Addressing the college, Providence College President Rev. Brian J. Shanley said: “The success of this campaign has allowed us to increase total financial aid to students to more than $70 million annually. It is important to me that we are able to fund the scholarships we need to attract the best students we can, and to ensure that Providence College remains accessible and affordable to those who wish to attend.”
A CULTURE OF SERVANT LEADERSHIP
In line with the school’s Catholic and Dominican mission, almost a thousand students volunteer in activities with the school’s Campus Ministry each year. While pursuing careers as analysts, auditors, investment bankers, and content marketing specialists, Providence College business students still find time to help build their community.
For those who wish to offer service, they can assist the Campus Ministry in helping with adult literacy in the community, teaching English as a second language, work with children in schools nearby, or spend time with seniors living in a nearby assisted-living home. In partnership with Habitat for Humanity, students can also choose to go on a service trip to help build homes in developing countries through Providence College’s chapter of Habitat for Humanity.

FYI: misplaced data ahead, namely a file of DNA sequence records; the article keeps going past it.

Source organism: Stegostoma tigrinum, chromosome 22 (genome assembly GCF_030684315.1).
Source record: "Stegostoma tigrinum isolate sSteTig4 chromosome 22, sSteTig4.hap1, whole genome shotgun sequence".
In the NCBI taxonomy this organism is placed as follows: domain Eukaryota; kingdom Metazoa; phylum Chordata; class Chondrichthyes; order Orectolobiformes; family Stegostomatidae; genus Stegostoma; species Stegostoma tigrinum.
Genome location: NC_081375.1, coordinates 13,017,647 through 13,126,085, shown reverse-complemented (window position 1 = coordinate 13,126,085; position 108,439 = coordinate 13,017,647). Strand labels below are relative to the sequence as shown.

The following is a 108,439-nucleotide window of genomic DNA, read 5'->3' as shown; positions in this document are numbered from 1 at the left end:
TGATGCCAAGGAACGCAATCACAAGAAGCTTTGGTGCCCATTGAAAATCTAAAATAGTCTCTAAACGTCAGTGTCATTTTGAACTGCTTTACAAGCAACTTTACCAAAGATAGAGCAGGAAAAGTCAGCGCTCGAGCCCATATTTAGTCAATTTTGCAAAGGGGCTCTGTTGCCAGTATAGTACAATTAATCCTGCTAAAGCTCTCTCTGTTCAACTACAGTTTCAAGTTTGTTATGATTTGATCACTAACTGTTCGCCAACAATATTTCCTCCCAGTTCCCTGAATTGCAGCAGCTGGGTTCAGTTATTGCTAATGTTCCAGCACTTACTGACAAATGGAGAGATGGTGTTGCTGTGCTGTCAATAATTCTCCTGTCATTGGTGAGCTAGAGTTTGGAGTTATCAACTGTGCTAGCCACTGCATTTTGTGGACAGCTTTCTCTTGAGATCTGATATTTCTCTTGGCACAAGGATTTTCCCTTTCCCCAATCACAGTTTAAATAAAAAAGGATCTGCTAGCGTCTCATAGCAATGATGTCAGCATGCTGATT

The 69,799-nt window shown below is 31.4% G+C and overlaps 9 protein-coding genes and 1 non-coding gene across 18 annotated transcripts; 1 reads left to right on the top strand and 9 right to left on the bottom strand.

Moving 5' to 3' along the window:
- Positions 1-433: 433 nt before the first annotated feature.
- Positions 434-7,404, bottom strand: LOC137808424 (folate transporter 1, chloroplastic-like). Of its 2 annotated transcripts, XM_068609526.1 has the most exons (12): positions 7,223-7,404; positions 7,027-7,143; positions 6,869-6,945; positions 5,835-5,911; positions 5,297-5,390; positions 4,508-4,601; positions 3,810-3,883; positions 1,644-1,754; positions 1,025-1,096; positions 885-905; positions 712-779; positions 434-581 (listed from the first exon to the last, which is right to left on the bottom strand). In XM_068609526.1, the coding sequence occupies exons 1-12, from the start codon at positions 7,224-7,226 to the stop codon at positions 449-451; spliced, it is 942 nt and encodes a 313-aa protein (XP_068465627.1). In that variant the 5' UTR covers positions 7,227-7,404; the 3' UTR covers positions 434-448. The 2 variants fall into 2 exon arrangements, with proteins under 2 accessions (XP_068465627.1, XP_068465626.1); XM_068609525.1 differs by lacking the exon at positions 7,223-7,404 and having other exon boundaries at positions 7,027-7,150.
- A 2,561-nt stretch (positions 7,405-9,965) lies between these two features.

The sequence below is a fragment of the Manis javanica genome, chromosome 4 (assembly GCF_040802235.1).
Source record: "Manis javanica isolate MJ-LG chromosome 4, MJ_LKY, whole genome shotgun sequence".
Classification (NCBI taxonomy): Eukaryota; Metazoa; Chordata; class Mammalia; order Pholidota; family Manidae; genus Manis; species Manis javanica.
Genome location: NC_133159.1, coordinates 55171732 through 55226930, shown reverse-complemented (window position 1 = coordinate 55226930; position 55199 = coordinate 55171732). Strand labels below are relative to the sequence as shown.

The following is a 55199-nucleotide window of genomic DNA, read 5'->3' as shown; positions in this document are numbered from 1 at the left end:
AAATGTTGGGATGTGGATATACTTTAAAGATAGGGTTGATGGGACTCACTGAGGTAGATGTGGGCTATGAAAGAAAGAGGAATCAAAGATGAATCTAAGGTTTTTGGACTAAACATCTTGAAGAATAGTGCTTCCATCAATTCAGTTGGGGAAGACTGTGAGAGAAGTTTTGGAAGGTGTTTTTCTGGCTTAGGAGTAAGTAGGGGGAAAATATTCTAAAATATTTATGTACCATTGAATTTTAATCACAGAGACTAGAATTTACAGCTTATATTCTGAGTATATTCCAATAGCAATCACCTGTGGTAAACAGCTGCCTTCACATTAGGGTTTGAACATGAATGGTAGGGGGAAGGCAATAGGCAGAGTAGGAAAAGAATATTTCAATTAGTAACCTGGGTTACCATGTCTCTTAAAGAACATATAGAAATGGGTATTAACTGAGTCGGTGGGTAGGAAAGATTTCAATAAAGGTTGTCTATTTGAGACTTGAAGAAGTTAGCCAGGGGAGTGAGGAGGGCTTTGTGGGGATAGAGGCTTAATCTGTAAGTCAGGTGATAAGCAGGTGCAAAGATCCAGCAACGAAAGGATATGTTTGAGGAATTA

Each year during winter break, a team of students from the college also travels to New Orleans to live in community with local residents and neighborhoods that were hardest hit by Hurricane Katrina and continue to struggle. Each participant usually pays $200 to join the trip if they have been selected and the college encourages students of all spiritual backgrounds to apply.
To the students of Providence College, it’s second-nature to give back to their community while they work on improving themselves. While studying for her Bachelor of Science in marketing, Ellie Jenkins was also Team Captain for the American Foundation for Suicide Prevention. These days, the class of 2015 graduate is busy working as a social influence manager at Connelly Partners in Boston.
When asked what advice she would offer to students looking to pursue a career similar to hers, the high-flyer is quoted as saying in her “I Want Your Job” profile: “Be confident. Be professional. Be persistent…And lastly, stay human, compassionate, and empathetic to everyone you encounter each day.”